A lowland village on an ancient Roman road, Pexiora was home to a 12th-century Hospitaller Commandery of St. John of Jerusalem. One of the oldest in the South of France. It served as a stopover, inn or hospital for Crusaders returning from the Holy Land, who were usually tired or sick, most often unable to continue their journey. Over the course of donations, the commandery grew considerably and had the present parish church of Saint Blaise built while attaching their equally imposing commandery to it. The current building, adjacent to the church, has become the property of the village. The elevation of the Pexiora bell tower can be seen from afar during the crossing of the Lauragais furrow
The Village of Windmills
There were up to eight windmills in Pexiora. Two mills remain today from this prosperous period of milling: the Bénazet-Gaillard Mills, which can now be visited on request with the Association of Friends of the Mills of Pexiora (Association des Amis des Moulins de Pexiora). The most recent of these dates from the 19th century and has retained much of its internal mechanism. The old mill, very old, was erected on a splendid vaulted cellar and houses a collection of tools dedicated to milling. A tour to the two mills allows you to understand the life of millers as well as the operation of the mills – be sure to check it out.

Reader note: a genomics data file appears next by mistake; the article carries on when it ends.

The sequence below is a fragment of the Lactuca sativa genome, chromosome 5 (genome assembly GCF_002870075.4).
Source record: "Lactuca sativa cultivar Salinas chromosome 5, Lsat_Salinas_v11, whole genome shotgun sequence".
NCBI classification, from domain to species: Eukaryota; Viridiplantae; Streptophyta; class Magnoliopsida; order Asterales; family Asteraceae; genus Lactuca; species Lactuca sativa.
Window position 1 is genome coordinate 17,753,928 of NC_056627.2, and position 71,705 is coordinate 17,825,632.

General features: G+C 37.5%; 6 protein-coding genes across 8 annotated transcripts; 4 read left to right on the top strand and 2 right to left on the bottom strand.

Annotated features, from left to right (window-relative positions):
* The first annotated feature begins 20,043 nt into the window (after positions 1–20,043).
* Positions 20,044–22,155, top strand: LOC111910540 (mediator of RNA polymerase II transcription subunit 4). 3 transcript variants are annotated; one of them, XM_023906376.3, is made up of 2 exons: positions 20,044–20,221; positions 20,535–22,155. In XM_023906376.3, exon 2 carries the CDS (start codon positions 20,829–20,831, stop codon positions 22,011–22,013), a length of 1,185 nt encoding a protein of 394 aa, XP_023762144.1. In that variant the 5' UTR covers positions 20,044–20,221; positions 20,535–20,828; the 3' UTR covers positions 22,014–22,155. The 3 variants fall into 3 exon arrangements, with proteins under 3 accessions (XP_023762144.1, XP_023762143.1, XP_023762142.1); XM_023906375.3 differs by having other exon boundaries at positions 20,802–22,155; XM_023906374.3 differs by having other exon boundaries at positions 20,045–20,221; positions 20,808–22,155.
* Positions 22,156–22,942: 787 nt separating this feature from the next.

To discover windmills in the surroundings: GO!
The Canal du Midi
Away from the village via the Departmental 71 road, you can access the Canal du Midi and the Tréboul Lock where the Tréboul stream meanders below the canal bridge. The washhouse with 20 tubs that was used for the laundry by the local women of Pexiora can be found nearby. A little further downstream, the eight-arch spillway…
To discover Canal du Midi: GO!